From left: Drs. Anies Baswedan and Dwight King with Indonesian friends at NIU
In the following interview, Anies Baswedan, Ph.D., (political science, '07) sheds some light on how professor Dwight King helped shape his life. Anies traveled from Indonesia to the states to pursue advanced degrees in public policy. While studying on the east coast, he learned of Dr. King's reputation as an expert in Indonesian politics and enrolled at NIU to study under him. His experiences in DeKalb have opened doors for him including his current role as president of Paramadina University in Jakarta, Indonesia. Anies and his wife have four children.
Q. Why did you choose NIU to pursue your doctorate?
AB: I was interested in NIU because of professor King and wanted to study under him. I had heard many good things about him while he taught at my undergraduate university, but had never met him in person. He had a great reputation as an expert in Indonesian politics.
Q. How did your experience at NIU prepare you for your career?
AB: It has set me up tremendously. The training in research and teaching allows me to set a new level—higher level—of academic standards that enable me to pursue my career as it is today.
Q. What role did the Center for Southeast Asian Studies play in your successful academic career here?
AB: I was exposed to a country from a regional perspective. The interactions with other scholars of Southeast Asia from various fields have equipped me to understand this region much better. The benefit of these interactions is felt even today. I have given many lectures and spoken at various international forums in the past few years. This interdisciplinary approach has been extremely useful.
Q. How did Dr. King help you in your studies?
AB: My relationship with professor King goes beyond academics. He is, and always will be, my mentor. He is also a dear friend to our family and cares very much about us. I never anticipated that I would have an academic adviser as kind as professor King.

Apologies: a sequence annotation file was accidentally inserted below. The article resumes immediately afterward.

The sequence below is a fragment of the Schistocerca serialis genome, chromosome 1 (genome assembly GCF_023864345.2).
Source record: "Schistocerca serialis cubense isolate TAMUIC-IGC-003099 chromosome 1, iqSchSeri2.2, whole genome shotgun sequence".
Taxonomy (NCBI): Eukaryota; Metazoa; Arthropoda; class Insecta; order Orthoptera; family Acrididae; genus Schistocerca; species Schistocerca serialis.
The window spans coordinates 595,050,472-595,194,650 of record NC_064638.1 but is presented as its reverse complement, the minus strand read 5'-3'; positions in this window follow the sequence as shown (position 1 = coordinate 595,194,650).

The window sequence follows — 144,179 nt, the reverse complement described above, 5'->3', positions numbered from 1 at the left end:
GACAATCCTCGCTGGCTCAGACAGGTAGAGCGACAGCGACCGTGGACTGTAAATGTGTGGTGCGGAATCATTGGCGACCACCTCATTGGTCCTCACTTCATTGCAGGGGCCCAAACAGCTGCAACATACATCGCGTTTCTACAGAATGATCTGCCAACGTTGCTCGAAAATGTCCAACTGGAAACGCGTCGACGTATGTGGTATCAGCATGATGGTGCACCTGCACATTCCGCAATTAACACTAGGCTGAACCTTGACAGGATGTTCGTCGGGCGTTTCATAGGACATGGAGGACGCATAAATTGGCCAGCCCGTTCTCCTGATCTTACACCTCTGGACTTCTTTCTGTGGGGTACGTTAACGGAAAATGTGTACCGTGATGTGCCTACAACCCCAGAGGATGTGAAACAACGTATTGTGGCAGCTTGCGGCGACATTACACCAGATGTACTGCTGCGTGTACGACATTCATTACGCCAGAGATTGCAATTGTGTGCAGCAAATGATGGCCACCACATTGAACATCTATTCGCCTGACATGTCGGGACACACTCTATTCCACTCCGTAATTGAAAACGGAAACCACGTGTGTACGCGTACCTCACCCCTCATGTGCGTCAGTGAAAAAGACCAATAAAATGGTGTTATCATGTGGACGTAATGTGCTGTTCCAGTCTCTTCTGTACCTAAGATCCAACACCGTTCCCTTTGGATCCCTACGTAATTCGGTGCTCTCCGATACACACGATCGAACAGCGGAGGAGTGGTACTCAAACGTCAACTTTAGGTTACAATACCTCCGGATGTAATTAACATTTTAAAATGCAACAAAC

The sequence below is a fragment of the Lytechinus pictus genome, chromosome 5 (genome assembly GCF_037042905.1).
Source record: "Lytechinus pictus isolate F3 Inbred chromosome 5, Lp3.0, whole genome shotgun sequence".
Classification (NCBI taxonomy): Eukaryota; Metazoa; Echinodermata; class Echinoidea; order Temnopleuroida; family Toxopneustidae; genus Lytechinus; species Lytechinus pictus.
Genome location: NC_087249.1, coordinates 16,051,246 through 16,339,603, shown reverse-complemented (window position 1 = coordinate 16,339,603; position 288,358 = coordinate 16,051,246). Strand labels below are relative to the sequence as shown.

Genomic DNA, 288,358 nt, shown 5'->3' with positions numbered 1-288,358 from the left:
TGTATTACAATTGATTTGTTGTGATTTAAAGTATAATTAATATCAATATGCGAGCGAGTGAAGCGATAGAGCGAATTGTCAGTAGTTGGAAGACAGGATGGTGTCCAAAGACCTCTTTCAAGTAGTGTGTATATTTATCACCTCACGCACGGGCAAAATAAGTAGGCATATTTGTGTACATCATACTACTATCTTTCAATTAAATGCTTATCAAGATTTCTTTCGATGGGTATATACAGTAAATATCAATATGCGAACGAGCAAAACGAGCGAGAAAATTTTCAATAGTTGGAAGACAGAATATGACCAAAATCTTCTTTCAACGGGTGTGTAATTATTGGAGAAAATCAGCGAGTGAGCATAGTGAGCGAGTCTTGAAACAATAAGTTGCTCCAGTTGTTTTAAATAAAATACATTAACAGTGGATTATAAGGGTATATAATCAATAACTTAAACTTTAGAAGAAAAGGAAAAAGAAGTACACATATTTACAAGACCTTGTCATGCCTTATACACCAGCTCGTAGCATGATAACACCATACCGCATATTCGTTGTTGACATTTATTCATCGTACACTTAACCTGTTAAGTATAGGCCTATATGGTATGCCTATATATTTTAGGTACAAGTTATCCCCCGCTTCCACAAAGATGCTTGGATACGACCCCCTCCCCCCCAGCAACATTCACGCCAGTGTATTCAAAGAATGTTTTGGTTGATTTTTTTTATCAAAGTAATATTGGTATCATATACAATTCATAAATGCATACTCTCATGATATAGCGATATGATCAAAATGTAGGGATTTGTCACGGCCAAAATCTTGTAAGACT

When we arrived in DeKalb, it was right after a big blizzard in January. We drove a moving truck from Washington, D.C., and Dwight allowed my wife, our daughter, and me to stay in his home. We stayed there for almost two weeks until we got an apartment. During that time, he insisted that we store our things in his garage, while he parked his cars outside in the snow. He was so kind to us even though he had never met us before.
With time, our friendship grew. We spent hours discussing issues related to my studies. He was very demanding and challenged me to achieve high academic standards. I can't thank him enough.
I was his research assistant as well. The work he assigned me also served as learning tools for me. By working together, I learned a lot about professionalism in the academic world. He strongly influenced me on being rational and balanced. I was a student activist, and activism often colored my analysis or view. He often reminded me about that. By the middle of my time at NIU, I was able to pick up this lesson.
We also interact closely as friends. He cares about his students beyond academic matters. He often, on his own initiative, offered his support when he knew any of his students were facing difficulties.
In short, "Pak" King (that's what I call him) played an extremely important and formative role during my years of study in DeKalb. He has been a great mentor, a role model, and a friend. He has given me the foundations for my career. He has fingerprints in everything I do now.
Q. Was your goal always to be president of a university?
AB: When I finished my studies, I wanted to serve in a research institution or think-tank to help in the making of our new democracy. I initially served as a national adviser for regional autonomy and decentralization in Indonesia.
I never planned or dreamed of becoming a university president. It is a huge responsibility and I am honored to have this opportunity to serve.
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